Thursday, December 27, 2007

Laçan! Qui c'est?

I am looking at Houston Baker, Jr.'s very interesting I Don't Hate the South (2007). And here it goes:

In a sense, language as the gateway of our identity is like a carnival hall of mirrors. There is, thus, always a gap, a lack, an unconquerable divide that the black writer Richard Wright captures in the title of one of his better known poems: "Between the World and Me."
When we fall into language (which Laçan [sic] defines as patriarchal, causing scholars like Gilles Deleuze, Felix [sic] Guattari, and Judith Butler to dissent from his thesis), we join the world. But we lose our whole(ness). We are always attempting, according to Laçan [sic], to fill the "hole in the self" that is our identity formation. (71)

The whole phrase between ( ) can be erased. And Lacan, Félix, rather. A little more attention, editors at Oxford UP!

But this image of language being "a carnival hall of mirrors" is so nice.

Verticality and Creole languages

In a creole language is reflected verticality of a colonial society. Here is what Le Clézio says on the subject:

En créole mauricien, voler, c'est "faire coquin"; regarder, c'est "guetter"; chercher, c'est "rôder"; le maître, c'est "grand moune". / Dans l'espagnol criollo du Mexique, la forme de politesse c'est "Mande usted?" (Que commendez-vous?)

(Raga, 125)

Quite illuminating!

Tuesday, December 25, 2007

Two Centenaries in 2008

The year 2008 will mark centenaries for (at least) two very important American writers: William Saroyan and Richard Wright. I'd like to do something for them in late summer.

William Saroyan was born on August 31, 1908 and died on May 18, 1981.
Richard Wright was born on September 4, 1908 and died on November 28, 1960.

Both of them distinctively American, in the fullest sense of the word.

Friends, leave your schedules open on these dates in 2008.

A sceptic traveller

John Steinbeck really have been one of my fundamental authors. It is he who first seduced me to this amorphous, unrealiable, and yet very REAL totality that is America. And among his books I still like Travels with Charley better than any other.

His simple, straightforward style is so precious! Let me quote this paragraph alone to make my point:

On the long journey doubts were often my companions. I've always admired those reporters who can descend on an area, talk to key people, ask key questions, take samplings of opinions, and then set down an orderly report very like a road map. I envy this technique and at the same time do not trust it as a mirror of reality. I feel that there are too many realities. What I set down here is true until someone else passes that way and rearranges the world in his own style. In literary criticism the critic has no choice but to make over the victim of his attention into something the size and shape of himself. (76)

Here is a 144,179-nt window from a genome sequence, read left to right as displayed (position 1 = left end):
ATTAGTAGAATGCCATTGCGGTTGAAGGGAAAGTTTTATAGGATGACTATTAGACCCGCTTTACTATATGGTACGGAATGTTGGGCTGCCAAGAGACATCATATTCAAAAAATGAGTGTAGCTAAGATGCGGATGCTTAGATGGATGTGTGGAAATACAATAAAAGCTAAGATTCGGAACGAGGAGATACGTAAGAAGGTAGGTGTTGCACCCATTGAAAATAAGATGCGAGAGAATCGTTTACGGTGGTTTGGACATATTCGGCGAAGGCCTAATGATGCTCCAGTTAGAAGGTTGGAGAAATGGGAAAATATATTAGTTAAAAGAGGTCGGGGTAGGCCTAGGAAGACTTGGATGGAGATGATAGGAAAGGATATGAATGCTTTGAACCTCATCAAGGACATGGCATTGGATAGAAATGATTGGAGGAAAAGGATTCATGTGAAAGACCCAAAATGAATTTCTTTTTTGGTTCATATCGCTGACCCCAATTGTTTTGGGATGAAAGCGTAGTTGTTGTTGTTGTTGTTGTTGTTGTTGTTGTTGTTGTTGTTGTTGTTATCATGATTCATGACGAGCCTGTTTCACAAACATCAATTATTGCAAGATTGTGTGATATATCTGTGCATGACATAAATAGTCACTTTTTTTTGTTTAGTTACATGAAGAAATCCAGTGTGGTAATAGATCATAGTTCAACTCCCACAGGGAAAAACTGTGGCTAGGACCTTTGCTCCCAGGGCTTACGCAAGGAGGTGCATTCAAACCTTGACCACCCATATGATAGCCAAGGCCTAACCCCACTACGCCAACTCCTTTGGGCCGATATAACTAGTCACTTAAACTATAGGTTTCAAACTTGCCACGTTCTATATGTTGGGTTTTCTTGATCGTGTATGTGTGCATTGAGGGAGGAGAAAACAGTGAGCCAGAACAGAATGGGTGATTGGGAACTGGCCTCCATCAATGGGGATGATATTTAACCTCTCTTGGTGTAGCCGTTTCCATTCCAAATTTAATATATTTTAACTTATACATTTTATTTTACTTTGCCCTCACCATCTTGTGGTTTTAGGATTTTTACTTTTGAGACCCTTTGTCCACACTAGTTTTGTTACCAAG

Ordinary? I'd say honest. And very much to the point.

Then a little further:

[O]ur morning eyes describe a different world than do our afternoon eyes, and surely our wearied evening eyes can report only a weary evening world. (77)

Such is the secret (an open one) of travel writing!

Tuesday, December 18, 2007

Sim, senhor

Here is a great quote from Kwame Appiah:

"Cultural purity is an oxymoron."


Monday, December 17, 2007

Richard Burton, the Language aficionado

Here is what Kwame Appiah writes about Sir Richard Francis Burton:

Born in 1821, he traveled, as a child, with his family in Europe, and spent time getting to know the Romany people; his English contemporaries liked to say that he had acquired some of the Gypsy's wandering ways. He learned modern Greek in Marseilles and French and Italian, including the Neapolitan dialect, as his family moved between the British expatriate communities of France and Italy; and he arrived at Oxford knowing Béarnais--a language intermediate between French and Spanish--and (like every other student in those days) classical Greek and Latin as well.

(Cosmopolitanism, 1-2)

Isn't this fascinating! I especially like the "Béarnais" part...

Listening to Coetzee's voice

J.M. Coetzee gave a reading tonight (17 Dec) from his Diary of a Bad Year, at the U of Tokyo (Komaba). A Great voice and great attitude. Especially impressive were the scenes from the Egyptian abattoir and the essay-like part on Dostoievski.

The UK edition has a great photograph of a crow on its dust jacket; the Australian edition somebody had boasted a totally different look.

And Coetzee was smiling, despite the reputation of somebody who never smiles.

The book originally had three voices, so I am told. Of which the author picked up two for reading; that's his mise en scène. The book sounded very interesting. I hope to read it through during the vacances de noël.

Friday, December 14, 2007